Roni was an art educator when she met Herb, and she subsequently grew interested in Japanese culture. It is no wonder that David had a strong connection with Japan from birth. “People always ask, ‘Why do you have a Japanese middle name?’” he says. “However once you know our family story, it’s fairly easy to see why. And it makes sense that as the first son I’m called Taro.”

Artistic Exchange

Ronin Gallery also collects European impressionist art. David says this is because of the connections between ukiyo-e and European impressionism. After the 1853 arrival of Commodore Matthew Perry and US Navy ships brought to an end more than two centuries of relative isolation in Japan, there was a Japonism boom in the West that influenced artists and others.

“There was a particularly big influence on French impressionism,” David says. “And Van Gogh was so inspired by ukiyo-e that he painted copies.”

Van Gogh created a mirror image of a print by Keisai Eisen called Unryū uchikake no oiran (Courtesan Wearing Uchikake with Dragon Design), naming his version Courtesan (After Eisen). Meanwhile, his Flowering Plum Orchard (After Hiroshige) was a reproduction based on Hiroshige’s Kameido Umeyashiki (Plum Garden at Kameido) in the artist’s One Hundred Famous Views of Edo. And his 1887 Portrait of Père Tanguy includes ukiyo-e works in the background.

David also notes the Japanese influence on American painter James McNeill Whistler. But while he collects works related to Japan, he says he is not simply carried away by enthusiasm. “We’re not just gathering up art at random.” For instance, the gallery owns 35 of Hokusai’s Thirty-Six Views of Mount Fuji and David is making an effort to acquire the final piece to complete the collection.

“We emphasize an intellectually rigorous approach to building compelling collections, and sharing them with clients who are pursuing their passion for art. This scrupulous accumulation of individual works creates harmony in the collection, generating much greater value: in this case, one plus one equals three.”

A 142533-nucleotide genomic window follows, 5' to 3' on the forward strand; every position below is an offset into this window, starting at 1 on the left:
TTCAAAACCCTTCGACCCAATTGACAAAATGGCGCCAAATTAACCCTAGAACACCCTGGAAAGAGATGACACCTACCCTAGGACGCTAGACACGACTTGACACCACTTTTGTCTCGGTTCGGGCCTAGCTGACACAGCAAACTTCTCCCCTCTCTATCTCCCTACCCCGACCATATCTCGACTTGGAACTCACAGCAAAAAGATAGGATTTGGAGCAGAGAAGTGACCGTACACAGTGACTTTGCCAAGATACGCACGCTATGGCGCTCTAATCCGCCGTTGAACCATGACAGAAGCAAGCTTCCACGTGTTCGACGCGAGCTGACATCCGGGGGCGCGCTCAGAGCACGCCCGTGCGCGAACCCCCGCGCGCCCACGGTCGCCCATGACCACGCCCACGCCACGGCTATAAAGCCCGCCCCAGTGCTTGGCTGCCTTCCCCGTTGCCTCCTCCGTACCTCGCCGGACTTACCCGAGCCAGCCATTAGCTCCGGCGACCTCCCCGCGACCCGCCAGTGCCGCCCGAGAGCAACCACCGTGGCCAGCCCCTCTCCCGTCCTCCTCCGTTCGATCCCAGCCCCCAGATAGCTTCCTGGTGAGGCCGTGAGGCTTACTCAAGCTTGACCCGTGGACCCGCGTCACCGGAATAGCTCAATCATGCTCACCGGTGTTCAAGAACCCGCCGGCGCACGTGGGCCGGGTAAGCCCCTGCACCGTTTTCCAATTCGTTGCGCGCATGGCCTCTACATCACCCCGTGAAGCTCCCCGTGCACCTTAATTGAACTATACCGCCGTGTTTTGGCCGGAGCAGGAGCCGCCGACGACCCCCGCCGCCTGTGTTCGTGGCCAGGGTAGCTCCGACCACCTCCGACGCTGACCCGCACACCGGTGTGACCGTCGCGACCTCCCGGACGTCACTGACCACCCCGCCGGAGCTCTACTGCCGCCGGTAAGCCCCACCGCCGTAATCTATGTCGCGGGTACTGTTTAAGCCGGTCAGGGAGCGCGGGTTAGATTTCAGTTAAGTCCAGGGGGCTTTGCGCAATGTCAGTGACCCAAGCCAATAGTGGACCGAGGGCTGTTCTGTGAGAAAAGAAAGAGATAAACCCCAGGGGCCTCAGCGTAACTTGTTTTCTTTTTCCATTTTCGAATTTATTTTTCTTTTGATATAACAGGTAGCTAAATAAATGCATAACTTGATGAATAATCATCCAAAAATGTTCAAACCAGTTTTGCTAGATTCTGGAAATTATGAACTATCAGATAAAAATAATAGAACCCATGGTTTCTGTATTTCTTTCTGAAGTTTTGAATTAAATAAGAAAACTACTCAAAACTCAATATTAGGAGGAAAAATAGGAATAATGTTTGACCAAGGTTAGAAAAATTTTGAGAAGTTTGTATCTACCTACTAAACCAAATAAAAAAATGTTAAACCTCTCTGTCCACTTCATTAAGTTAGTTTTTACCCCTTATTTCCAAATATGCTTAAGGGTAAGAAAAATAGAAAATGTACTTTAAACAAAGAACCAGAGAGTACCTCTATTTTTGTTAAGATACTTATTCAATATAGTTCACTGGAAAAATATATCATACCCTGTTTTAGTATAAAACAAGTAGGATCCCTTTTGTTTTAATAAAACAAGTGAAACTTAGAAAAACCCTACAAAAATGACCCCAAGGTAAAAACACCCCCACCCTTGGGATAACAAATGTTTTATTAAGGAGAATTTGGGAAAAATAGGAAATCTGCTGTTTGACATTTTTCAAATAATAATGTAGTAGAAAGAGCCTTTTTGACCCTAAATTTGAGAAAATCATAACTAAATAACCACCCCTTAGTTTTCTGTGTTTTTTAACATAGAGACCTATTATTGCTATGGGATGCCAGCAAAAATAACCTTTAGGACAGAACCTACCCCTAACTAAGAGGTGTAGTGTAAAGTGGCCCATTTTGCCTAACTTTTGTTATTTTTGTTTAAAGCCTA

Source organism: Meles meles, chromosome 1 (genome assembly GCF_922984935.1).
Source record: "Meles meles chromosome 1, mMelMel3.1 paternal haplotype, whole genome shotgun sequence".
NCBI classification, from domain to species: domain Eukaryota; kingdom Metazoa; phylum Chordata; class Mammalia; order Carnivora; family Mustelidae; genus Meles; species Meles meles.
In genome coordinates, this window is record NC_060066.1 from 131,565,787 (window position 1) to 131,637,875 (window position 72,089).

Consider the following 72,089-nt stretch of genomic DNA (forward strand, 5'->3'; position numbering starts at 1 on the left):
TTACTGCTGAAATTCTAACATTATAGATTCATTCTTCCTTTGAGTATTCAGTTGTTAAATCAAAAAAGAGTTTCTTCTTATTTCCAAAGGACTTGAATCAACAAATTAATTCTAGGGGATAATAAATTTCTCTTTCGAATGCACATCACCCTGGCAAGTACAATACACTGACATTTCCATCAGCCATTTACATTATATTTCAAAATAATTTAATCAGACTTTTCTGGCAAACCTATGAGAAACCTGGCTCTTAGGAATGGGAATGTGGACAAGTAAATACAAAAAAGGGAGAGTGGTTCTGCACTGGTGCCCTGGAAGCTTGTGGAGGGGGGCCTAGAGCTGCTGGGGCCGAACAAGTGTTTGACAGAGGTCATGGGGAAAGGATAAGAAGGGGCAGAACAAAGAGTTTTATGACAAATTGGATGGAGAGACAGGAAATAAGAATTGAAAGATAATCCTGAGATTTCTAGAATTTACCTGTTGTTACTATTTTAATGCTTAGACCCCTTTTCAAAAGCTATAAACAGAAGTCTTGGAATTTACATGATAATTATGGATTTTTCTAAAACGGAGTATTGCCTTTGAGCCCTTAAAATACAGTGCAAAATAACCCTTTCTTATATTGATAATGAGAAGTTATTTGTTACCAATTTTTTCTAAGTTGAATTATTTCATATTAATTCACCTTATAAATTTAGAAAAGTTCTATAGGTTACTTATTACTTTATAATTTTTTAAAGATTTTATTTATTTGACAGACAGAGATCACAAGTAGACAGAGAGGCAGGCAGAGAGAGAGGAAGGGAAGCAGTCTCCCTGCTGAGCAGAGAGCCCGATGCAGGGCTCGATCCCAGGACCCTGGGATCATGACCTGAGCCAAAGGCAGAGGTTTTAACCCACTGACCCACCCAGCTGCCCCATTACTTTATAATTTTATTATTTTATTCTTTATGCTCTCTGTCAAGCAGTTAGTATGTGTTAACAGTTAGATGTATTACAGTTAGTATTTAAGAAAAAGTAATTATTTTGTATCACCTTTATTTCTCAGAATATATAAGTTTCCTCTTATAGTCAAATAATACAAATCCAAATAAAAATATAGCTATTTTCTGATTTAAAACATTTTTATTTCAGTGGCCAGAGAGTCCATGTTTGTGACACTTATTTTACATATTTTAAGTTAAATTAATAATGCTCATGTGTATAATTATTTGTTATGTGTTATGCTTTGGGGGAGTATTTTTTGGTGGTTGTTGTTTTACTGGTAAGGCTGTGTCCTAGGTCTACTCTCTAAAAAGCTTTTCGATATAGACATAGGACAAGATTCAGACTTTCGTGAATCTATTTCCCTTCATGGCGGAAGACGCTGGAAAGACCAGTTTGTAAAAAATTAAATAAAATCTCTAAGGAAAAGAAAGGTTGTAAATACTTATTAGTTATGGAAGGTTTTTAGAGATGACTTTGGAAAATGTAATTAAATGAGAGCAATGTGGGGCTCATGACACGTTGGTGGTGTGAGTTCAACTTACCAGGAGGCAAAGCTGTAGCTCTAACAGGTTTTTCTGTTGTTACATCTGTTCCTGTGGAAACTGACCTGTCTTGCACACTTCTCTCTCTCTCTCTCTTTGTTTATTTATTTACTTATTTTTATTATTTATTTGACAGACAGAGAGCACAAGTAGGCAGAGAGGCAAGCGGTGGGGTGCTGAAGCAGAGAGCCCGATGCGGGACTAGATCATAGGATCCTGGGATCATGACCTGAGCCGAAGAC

“Western art has also had a positive effect in Japan.” David says, “Ukiyo-e artists like Kawase Hasui and Yoshida Hiroshi were influenced by impressionism, and wonderful culture came into being on both sides. The interaction between East and West is unique and has fostered genuine creativity and inspiration in the art world.”

Ukiyo-e has further played a huge role in shaping manga, anime, and contemporary art. David says, “You can see from Murakami Takashi’s colors how he has taken some influence from traditional Japanese art.”

Libertson examining Utagawa Kuniyoshi’s 1847 Mase Magoshiro Masatatsu from  Seichūgishiden (Biographies of the Loyal Retainers ). (© Kasumi Abe)
Libertson examining Utagawa Kuniyoshi’s 1847 Mase Magoshiro Masatatsu from Seichūgishiden (Biographies of the Loyal Retainers ). (© Kasumi Abe)

David’s earliest memories of the gallery are of playing there when he was four or five. Japanese art was all around him, but it was so familiar, that he saw it just as art, rather than particularly thinking of it as Japanese.

He also gained early experience on the business side, when he was about 10 or 11. At an opening event for an exhibition, he applied all his knowledge in answering a question from a client and sold a painting. The thrill of the moment remains clear in his memory today.